In Dreadnought, Danny had a decent amount of anger and talked about how she enjoyed being a superhero, but it isn’t until Sovereign that we see how much she relishes beating people up. It also becomes clear she has serious anger issues, which are now amplified since she has substantial powers. We gain a lot of insight into Danny in Sovereign and I really struggled with these internal monologues about loving violence. They unsettled me. They still do. Of course I could talk about whether a person with superpowers is a superhero if they love the violence, but that’s not really what unsettled me. What unsettled me was questions about how accurate of a depiction this is of humanity, particularly for people with anger issues.
We all know that there is a certain kind of person that relishes violence; those people are sadists. But Danny is not a sadist or at least I do not get that impression. Instead, Danny is depicted as someone who has trouble reigning in her rage and anger once she unleashes it. She regularly taps into that rage in order to win in battle, but it comes at a cost. It costs Danny her compassion and empathy. She is unable to see situations from the other person’s side and thus misses opportunities to resolve issues without violence. Unfortunately, for most of the book, Danny is okay with this as she fails to see how her anger impacts those around her.
All this left me wondering how accurate a depiction this is. There was a time in my life when I struggled with anger issues. Would I have relished power if I had been given it? Would I have relished violence if I was strong enough to bring it? Was my anger blinding me to compassion and empathy for others? How much did I miss out on when I was a ball of anger?
I do not quite understand why Danny’s discussions of how she deals with her ball of rage bothered me so much. It has greatly delayed the writing of this reflection because I just do not understand why that thread impacted me so much. What is it about Danny’s honesty about her anger that troubles me so? I am pretty sure I am just not ready to explore that yet. If I would relish power, I do not want to know that. If I would enjoy the violence a bit too much, I don’t want to face what that means about who I am.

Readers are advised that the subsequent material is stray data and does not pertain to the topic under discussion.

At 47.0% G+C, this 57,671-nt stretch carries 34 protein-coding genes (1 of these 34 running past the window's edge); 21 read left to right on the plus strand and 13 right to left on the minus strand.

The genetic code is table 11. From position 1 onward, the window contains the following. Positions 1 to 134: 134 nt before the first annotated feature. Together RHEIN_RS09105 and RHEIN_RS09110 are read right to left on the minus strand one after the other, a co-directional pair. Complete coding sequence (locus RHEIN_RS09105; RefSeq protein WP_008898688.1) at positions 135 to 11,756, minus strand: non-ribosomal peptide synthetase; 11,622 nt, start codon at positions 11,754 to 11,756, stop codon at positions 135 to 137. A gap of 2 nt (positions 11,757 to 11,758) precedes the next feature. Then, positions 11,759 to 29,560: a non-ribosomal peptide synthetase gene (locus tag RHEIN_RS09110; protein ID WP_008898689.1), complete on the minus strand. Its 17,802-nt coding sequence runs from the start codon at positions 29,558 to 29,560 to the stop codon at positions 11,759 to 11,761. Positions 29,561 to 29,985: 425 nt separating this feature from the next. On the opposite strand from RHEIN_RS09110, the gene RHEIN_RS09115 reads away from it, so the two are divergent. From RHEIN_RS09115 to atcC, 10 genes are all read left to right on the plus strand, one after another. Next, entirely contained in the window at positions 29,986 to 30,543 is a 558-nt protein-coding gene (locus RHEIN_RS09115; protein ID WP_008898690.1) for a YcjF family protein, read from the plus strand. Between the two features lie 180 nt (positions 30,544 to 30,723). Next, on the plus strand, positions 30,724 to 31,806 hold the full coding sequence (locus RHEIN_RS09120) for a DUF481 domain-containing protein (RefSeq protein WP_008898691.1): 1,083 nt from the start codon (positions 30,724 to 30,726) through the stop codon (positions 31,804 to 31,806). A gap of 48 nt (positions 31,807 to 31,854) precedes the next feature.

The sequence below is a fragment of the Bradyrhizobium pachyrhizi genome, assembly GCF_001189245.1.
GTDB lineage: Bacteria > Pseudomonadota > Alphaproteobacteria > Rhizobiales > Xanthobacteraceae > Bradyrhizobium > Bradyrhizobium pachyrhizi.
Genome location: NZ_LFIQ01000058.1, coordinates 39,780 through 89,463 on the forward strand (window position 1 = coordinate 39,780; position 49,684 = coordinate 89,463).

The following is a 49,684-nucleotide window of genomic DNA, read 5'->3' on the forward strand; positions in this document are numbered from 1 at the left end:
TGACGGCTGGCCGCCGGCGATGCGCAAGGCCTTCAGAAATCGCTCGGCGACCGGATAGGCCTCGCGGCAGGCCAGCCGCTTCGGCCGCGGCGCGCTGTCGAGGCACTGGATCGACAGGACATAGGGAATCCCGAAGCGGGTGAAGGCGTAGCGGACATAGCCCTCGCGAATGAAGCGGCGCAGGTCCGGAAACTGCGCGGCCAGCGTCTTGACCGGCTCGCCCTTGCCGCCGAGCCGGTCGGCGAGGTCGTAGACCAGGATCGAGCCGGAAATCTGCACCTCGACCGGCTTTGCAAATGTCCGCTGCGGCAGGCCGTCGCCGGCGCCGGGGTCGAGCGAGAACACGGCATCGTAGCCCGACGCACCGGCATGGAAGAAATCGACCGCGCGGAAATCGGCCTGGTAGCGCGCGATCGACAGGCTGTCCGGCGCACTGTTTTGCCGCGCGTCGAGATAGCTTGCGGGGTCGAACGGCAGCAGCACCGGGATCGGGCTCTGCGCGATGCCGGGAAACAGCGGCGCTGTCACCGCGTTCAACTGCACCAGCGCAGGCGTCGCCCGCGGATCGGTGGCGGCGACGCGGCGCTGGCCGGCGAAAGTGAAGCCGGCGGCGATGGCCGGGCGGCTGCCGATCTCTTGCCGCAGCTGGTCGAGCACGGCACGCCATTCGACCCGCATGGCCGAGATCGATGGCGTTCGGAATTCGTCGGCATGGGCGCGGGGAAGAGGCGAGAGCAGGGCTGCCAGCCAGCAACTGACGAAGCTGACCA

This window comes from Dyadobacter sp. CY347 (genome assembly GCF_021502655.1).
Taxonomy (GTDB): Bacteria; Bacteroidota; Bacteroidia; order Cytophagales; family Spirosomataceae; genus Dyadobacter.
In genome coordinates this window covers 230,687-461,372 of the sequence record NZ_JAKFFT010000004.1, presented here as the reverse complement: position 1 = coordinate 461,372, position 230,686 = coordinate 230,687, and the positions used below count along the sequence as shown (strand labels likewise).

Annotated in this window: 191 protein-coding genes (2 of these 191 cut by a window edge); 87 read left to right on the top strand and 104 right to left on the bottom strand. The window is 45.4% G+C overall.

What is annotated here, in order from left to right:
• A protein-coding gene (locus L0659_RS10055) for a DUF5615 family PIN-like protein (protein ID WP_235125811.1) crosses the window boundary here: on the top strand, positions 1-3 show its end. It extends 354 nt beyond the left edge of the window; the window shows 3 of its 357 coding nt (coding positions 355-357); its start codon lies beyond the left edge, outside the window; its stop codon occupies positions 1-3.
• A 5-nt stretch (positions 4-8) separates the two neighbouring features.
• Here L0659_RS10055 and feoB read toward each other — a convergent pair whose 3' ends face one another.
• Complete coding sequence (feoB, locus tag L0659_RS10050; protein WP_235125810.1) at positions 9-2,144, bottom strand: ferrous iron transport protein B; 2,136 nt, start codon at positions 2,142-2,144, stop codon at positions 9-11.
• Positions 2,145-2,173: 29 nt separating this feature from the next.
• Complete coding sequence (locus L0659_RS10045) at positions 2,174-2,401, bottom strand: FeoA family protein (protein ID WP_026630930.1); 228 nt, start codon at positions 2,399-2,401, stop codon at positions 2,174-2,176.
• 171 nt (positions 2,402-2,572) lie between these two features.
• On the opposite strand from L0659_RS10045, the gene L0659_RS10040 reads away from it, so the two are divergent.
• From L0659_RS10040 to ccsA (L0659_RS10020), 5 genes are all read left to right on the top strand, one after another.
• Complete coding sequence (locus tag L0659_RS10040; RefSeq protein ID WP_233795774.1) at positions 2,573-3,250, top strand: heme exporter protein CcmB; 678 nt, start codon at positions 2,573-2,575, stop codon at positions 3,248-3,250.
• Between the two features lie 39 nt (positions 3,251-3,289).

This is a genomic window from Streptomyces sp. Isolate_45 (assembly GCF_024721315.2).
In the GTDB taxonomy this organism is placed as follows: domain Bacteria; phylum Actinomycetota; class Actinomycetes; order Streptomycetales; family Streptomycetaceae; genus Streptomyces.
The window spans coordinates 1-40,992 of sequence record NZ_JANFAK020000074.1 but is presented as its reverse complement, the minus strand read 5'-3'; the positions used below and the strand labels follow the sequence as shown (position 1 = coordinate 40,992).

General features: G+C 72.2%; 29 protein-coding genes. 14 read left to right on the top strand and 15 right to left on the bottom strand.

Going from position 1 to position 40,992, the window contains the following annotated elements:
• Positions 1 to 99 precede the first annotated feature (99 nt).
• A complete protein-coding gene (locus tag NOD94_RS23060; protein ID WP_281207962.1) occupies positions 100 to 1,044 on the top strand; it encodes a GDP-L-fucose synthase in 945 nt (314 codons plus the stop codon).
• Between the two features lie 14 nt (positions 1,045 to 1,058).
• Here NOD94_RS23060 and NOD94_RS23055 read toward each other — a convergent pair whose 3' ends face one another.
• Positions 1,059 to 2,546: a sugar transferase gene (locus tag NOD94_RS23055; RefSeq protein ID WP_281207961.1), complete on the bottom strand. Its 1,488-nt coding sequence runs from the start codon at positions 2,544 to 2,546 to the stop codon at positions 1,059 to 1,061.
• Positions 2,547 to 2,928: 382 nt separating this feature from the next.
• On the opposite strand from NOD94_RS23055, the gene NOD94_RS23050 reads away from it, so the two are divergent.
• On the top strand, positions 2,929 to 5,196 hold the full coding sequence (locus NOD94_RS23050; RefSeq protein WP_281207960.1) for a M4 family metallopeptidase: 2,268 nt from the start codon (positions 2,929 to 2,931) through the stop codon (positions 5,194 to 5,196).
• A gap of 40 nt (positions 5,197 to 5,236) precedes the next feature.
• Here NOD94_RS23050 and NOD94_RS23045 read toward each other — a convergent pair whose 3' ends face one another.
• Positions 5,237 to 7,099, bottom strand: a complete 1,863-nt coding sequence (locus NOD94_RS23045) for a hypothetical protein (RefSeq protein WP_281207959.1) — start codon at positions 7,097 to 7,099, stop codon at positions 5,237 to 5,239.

But I suspect my hesitation to explore what Sovereign raised in me has more to do with where that anger comes from than whether I would follow in Danny’s footsteps. Reading the scene where she uses less force against a villain so she can battle him longer really did not sit well with me and I am confident I would not engage in the same behavior. For me, it is simply unacceptable to beat up someone with less defenses for as long as possible. This is partly why I dislike the whole superhero genre because I abhor violence. I am turned off by it and for that reason, do not enjoy many sports. In the end, I feel comfortable saying that if I became a superhero, I would use violence sparingly. But still, tapping into that rage is dangerous. It does blind one to much of the world around oneself. I am no stranger to tapping into that rage in order to power through; in order to pull myself up the ladder of success. It was not until I read Sovereign that I saw more clearly the cost of tapping into that rage. I do not like what I saw and it means I need to change, but I am not sure I am ready. Though are we ever?
Both Dreadnought and Sovereign have forced me to look at myself in ways I was not ready to. Both books have shown me the folly of my life choices and both have made it hard to continue down my current path. That is an incredible feat for any book, but for it to have come from a YA superhero novel, I am floored. This series has inspired me to continue to read outside my typical genre as it is clear to me that there are many life-changing books out there hiding in genres I tend to avoid. And that’s a lesson from this series I’m ready to embrace right now.